Illinois Gov. Bruce Rauner on Tuesday (July 17, 2018) vetoed Senate Bill 2273 from the 100th General Assembly, which would limit the state of Illinois to participation in a single, exclusive interstate voter registration program.
According to the state website, the bill “provides that the State Board of Elections may enter into an exclusive voter data sharing agreement with a state that: (1) borders Illinois, and (2) does not participate in the Electronic Registration Information Center.”
“One major way that Illinois combats fraudulent voting is through participation in programs that allow cross-referencing voter information from various states to identify where individuals are and are not eligible to vote,” Rauner said in a state of Illinois news release. “This legislation would hinder that effort by prohibiting the state from utilizing any interstate voter registration program other than that provided by the Electronic Registration Information Center, except for limited opportunities to contract with our border states that do not use the ERIC program.”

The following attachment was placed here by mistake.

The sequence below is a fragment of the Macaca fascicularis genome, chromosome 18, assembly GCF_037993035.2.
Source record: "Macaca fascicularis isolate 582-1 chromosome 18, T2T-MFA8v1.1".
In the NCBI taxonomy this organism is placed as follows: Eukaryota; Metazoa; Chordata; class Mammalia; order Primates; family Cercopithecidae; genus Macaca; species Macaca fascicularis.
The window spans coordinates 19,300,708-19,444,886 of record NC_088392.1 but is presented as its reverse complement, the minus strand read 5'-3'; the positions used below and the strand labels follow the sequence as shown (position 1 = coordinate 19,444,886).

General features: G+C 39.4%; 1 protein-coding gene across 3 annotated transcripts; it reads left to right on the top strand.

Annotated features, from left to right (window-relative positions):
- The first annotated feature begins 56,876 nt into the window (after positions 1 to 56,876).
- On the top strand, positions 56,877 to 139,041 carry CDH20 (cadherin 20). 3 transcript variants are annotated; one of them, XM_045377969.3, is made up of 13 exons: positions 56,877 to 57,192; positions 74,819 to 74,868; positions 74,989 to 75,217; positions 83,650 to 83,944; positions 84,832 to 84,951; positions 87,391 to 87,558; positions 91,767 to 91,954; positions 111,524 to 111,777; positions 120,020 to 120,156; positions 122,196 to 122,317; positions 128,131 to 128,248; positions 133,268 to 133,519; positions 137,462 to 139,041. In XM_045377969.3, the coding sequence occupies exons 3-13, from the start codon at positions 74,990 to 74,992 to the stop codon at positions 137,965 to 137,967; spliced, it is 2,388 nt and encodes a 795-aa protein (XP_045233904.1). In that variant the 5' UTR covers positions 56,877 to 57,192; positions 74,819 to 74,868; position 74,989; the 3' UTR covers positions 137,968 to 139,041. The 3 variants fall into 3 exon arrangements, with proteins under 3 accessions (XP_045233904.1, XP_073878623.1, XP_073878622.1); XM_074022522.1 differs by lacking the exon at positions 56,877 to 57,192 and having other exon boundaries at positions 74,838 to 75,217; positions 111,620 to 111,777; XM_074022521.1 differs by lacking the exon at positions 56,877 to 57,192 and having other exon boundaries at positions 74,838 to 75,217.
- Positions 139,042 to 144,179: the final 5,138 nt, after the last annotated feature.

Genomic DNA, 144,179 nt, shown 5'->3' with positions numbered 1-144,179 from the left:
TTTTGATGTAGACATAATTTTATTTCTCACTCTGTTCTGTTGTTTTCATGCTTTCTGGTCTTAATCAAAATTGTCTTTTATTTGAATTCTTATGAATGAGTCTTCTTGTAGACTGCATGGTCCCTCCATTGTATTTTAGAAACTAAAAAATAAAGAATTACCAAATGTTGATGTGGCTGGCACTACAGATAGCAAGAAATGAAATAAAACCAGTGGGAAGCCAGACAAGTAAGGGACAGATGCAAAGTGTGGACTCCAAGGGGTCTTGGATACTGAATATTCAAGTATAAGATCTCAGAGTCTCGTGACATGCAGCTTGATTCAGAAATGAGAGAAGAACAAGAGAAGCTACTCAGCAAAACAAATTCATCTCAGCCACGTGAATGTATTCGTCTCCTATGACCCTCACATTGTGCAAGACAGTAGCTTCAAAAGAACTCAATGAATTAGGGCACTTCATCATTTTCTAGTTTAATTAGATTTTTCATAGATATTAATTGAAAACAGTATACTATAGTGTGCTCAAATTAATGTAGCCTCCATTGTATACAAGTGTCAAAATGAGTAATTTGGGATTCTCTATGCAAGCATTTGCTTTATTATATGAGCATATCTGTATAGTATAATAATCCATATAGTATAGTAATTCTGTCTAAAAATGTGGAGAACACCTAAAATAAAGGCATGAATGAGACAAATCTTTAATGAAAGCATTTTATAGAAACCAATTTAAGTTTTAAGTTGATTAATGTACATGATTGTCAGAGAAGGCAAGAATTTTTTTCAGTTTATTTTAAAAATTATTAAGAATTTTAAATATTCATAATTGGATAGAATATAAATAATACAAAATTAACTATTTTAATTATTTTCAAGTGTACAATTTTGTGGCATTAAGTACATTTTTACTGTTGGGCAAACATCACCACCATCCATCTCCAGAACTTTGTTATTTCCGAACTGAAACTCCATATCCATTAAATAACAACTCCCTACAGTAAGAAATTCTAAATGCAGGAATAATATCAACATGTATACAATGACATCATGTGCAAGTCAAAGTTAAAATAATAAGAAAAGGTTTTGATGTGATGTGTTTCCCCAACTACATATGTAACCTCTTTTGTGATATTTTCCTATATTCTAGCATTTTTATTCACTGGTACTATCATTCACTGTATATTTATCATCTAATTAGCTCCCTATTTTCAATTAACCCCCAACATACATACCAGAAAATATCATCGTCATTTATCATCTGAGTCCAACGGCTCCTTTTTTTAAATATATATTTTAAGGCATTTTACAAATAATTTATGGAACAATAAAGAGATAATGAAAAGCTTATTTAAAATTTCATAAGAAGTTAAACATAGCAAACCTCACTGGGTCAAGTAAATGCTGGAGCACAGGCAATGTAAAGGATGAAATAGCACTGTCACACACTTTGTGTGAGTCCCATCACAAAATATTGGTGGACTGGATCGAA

Rauner said the bill would codify a limitation in state law and “hamstring Illinois’ efforts to combat voter fraud when other safeguards are available to ensure the security, reliability, and appropriate use of any data being shared.”
In the news release, Rauner said the State Board of Elections is best situated to determine the risks associated with a given data sharing program.
The bill was sponsored by state Sen. Kwame Raoul (D-Chicago).
According to Raoul’s website, the Illinois Board of Elections presently subscribes to two national voter database systems designed to help election authorities identify voters who may be registered in more than one state: the Interstate Voter Registration Crosscheck Program and the Electronic Registration Information Center.
Senate Bill 2273 would have removed Illinois from the Crosscheck system but allowed the state to remain in ERIC, Raoul said.
“We have heard from numerous experts that the Crosscheck system is unsafe and that it can be used as a tool to discriminate and suppress voters. There is no reason to continue using this system when we have a better option readily available.”
Raoul said cyber security experts testified to a joint committee last year that the Crosscheck system has several security concerns that make private information easily accessible.
SOURCE: Illinois E-News release, ILGA.gov, www.senatorraoul.com